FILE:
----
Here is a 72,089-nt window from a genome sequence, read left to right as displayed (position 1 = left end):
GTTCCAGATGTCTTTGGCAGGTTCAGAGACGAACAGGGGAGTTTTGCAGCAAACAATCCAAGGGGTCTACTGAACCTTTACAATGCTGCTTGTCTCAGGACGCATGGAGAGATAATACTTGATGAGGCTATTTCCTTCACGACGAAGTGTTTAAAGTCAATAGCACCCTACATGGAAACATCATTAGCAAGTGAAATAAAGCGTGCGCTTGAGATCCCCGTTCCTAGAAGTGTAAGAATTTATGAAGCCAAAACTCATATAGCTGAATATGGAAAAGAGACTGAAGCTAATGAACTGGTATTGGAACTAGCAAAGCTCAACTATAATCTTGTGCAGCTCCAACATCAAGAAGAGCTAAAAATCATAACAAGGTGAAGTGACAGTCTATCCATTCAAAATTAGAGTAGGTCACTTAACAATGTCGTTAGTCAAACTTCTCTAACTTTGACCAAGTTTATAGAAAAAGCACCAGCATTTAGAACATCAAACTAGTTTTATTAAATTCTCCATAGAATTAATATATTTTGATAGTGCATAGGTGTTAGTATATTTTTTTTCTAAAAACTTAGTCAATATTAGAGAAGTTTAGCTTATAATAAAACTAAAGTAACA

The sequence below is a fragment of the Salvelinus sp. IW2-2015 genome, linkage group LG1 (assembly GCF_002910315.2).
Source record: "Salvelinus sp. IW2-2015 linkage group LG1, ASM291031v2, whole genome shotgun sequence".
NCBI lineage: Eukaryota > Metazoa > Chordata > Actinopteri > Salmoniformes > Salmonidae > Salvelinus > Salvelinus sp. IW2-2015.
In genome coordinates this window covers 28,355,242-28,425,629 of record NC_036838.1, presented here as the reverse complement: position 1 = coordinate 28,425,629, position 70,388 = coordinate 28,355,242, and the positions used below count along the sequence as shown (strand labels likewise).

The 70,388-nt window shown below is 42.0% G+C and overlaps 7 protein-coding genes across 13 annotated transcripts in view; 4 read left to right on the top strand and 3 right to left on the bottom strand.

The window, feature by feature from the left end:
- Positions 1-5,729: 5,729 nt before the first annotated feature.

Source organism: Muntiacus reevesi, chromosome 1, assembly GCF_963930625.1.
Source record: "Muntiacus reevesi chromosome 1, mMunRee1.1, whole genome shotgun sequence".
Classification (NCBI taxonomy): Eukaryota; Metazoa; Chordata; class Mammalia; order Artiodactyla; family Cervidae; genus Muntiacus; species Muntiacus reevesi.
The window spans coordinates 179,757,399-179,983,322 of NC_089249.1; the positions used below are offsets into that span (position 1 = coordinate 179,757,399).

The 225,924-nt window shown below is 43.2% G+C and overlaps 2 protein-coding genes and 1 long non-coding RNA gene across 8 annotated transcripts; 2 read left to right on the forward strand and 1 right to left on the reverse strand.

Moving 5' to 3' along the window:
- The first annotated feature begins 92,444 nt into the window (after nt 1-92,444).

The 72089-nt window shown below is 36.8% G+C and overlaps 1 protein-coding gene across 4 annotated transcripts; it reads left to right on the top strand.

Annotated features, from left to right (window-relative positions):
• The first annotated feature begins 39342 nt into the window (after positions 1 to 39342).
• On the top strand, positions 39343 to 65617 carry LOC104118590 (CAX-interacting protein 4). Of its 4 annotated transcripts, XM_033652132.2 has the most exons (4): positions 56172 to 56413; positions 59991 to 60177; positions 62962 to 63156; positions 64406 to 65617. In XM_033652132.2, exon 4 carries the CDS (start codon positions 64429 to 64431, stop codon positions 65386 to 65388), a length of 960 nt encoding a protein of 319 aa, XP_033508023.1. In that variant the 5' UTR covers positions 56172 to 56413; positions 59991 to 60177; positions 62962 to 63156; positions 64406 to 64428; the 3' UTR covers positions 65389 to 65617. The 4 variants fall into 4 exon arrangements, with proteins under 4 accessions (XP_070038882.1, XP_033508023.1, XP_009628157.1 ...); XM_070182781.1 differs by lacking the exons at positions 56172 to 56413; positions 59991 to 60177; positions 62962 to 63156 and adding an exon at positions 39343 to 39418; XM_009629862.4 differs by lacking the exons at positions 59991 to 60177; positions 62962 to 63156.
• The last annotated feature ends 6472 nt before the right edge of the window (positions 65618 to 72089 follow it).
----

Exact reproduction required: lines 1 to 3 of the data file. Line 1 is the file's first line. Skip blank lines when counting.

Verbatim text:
Here is a 72,089-nt window from a genome sequence, read left to right as displayed (position 1 = left end):
GTTCCAGATGTCTTTGGCAGGTTCAGAGACGAACAGGGGAGTTTTGCAGCAAACAATCCAAGGGGTCTACTGAACCTTTACAATGCTGCTTGTCTCAGGACGCATGGAGAGATAATACTTGATGAGGCTATTTCCTTCACGACGAAGTGTTTAAAGTCAATAGCACCCTACATGGAAACATCATTAGCAAGTGAAATAAAGCGTGCGCTTGAGATCCCCGTTCCTAGAAGTGTAAGAATTTATGAAGCCAAAACTCATATAGCTGAATATGGAAAAGAGACTGAAGCTAATGAACTGGTATTGGAACTAGCAAAGCTCAACTATAATCTTGTGCAGCTCCAACATCAAGAAGAGCTAAAAATCATAACAAGGTGAAGTGACAGTCTATCCATTCAAAATTAGAGTAGGTCACTTAACAATGTCGTTAGTCAAACTTCTCTAACTTTGACCAAGTTTATAGAAAAAGCACCAGCATTTAGAACATCAAACTAGTTTTATTAAATTCTCCATAGAATTAATATATTTTGATAGTGCATAGGTGTTAGTATATTTTTTTTCTAAAAACTTAGTCAATATTAGAGAAGTTTAGCTTATAATAAAACTAAAGTAACA

The sequence below is a fragment of the Salvelinus sp. IW2-2015 genome, linkage group LG1 (assembly GCF_002910315.2).